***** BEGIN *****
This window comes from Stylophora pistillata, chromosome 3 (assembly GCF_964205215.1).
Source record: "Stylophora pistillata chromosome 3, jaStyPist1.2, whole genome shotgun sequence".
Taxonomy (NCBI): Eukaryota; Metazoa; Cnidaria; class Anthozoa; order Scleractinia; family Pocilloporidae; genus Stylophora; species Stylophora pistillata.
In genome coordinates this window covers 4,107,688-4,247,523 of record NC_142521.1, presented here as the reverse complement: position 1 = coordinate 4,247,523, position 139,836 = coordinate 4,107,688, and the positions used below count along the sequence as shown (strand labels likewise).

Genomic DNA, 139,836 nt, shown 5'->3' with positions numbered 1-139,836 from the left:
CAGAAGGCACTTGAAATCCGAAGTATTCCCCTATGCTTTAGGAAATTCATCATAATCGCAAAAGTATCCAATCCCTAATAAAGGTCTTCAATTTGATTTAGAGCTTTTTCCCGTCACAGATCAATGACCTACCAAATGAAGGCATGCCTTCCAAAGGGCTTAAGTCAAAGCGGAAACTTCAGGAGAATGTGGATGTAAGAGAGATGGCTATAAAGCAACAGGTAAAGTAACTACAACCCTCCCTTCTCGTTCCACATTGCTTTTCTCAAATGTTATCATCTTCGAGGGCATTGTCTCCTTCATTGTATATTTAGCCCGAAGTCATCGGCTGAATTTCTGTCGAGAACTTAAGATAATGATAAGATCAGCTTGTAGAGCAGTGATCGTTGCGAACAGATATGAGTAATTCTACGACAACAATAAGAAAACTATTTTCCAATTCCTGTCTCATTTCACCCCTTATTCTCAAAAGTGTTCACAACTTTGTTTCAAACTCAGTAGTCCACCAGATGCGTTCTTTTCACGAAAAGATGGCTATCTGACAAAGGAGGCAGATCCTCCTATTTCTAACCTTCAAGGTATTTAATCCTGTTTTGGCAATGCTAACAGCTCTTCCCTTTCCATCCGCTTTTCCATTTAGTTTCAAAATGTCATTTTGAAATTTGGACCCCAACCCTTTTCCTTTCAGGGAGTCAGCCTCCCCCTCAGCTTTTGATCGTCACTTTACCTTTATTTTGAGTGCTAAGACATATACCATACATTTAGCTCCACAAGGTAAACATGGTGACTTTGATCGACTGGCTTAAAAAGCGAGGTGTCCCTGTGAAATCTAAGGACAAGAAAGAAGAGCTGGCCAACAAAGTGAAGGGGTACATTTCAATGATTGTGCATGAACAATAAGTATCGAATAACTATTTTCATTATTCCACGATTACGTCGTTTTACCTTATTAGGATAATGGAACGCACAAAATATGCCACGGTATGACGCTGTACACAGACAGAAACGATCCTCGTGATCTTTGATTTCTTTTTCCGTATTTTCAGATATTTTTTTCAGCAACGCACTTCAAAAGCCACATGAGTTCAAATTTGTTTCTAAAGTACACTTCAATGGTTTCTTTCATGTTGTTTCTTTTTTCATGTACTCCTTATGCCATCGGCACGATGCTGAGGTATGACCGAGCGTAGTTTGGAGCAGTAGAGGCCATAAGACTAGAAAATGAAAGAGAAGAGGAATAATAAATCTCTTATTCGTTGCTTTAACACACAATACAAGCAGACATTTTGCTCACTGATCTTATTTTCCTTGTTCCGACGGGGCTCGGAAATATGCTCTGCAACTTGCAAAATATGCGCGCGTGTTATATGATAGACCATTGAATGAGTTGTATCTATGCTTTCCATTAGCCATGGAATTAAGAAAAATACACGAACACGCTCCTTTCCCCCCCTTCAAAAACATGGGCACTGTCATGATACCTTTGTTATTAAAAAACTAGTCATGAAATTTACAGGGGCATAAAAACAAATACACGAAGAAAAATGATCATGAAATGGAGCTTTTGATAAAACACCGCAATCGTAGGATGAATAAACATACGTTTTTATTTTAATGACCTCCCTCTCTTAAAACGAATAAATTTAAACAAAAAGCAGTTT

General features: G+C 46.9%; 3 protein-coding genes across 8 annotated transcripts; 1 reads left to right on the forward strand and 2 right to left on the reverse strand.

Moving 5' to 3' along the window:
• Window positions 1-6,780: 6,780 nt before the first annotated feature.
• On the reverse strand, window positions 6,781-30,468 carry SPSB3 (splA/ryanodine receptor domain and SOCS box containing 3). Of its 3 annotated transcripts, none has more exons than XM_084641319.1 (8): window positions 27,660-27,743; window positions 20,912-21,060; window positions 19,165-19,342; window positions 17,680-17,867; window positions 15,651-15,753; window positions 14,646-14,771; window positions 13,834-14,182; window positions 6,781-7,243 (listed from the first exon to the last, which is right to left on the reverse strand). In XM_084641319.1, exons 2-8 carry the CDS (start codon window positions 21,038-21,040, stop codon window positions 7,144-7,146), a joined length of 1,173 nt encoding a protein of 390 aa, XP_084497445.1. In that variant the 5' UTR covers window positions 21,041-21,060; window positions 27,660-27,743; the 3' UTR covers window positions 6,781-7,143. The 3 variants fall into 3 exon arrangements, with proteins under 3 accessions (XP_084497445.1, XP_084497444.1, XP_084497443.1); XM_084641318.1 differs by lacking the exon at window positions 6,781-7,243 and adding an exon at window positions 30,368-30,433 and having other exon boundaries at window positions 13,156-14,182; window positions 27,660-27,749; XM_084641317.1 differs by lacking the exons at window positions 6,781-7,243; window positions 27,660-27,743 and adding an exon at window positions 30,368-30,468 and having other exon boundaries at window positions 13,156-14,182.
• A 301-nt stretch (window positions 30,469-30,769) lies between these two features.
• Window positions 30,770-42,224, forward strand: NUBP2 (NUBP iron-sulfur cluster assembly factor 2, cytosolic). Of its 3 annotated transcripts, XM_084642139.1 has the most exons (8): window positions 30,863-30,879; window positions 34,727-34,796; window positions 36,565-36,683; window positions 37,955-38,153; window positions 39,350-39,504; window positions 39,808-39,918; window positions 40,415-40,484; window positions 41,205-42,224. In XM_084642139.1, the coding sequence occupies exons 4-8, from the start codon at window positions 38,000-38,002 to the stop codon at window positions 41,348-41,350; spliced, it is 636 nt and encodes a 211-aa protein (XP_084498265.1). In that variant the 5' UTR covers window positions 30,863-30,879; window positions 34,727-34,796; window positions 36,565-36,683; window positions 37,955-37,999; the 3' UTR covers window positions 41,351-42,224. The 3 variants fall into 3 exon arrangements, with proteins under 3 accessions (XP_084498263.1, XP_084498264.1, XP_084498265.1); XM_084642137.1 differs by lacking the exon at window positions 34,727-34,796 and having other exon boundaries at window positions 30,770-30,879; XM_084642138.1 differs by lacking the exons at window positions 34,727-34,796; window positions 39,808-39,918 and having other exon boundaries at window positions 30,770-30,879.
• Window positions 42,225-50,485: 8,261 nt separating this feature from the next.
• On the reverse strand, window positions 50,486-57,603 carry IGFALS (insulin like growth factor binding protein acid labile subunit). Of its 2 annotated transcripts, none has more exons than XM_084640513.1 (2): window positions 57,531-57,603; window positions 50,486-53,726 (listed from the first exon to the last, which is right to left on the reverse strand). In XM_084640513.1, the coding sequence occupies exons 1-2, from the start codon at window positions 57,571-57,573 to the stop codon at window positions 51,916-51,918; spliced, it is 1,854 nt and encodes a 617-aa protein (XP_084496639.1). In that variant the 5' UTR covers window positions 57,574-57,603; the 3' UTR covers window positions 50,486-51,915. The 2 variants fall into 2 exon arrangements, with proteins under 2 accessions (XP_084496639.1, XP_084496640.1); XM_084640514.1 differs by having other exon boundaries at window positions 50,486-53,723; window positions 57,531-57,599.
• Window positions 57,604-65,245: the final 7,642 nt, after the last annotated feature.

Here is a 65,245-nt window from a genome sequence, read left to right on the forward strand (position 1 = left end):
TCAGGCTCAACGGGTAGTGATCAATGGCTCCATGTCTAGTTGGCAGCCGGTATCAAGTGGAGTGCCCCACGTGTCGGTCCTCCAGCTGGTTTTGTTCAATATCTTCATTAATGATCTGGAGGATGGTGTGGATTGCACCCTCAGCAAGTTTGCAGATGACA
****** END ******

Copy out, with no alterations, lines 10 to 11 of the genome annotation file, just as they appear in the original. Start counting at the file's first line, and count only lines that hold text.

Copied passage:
• On the reverse strand, window positions 6,781-30,468 carry SPSB3 (splA/ryanodine receptor domain and SOCS box containing 3). Of its 3 annotated transcripts, none has more exons than XM_084641319.1 (8): window positions 27,660-27,743; window positions 20,912-21,060; window positions 19,165-19,342; window positions 17,680-17,867; window positions 15,651-15,753; window positions 14,646-14,771; window positions 13,834-14,182; window positions 6,781-7,243 (listed from the first exon to the last, which is right to left on the reverse strand). In XM_084641319.1, exons 2-8 carry the CDS (start codon window positions 21,038-21,040, stop codon window positions 7,144-7,146), a joined length of 1,173 nt encoding a protein of 390 aa, XP_084497445.1. In that variant the 5' UTR covers window positions 21,041-21,060; window positions 27,660-27,743; the 3' UTR covers window positions 6,781-7,143. The 3 variants fall into 3 exon arrangements, with proteins under 3 accessions (XP_084497445.1, XP_084497444.1, XP_084497443.1); XM_084641318.1 differs by lacking the exon at window positions 6,781-7,243 and adding an exon at window positions 30,368-30,433 and having other exon boundaries at window positions 13,156-14,182; window positions 27,660-27,749; XM_084641317.1 differs by lacking the exons at window positions 6,781-7,243; window positions 27,660-27,743 and adding an exon at window positions 30,368-30,468 and having other exon boundaries at window positions 13,156-14,182.
• A 301-nt stretch (window positions 30,469-30,769) lies between these two features.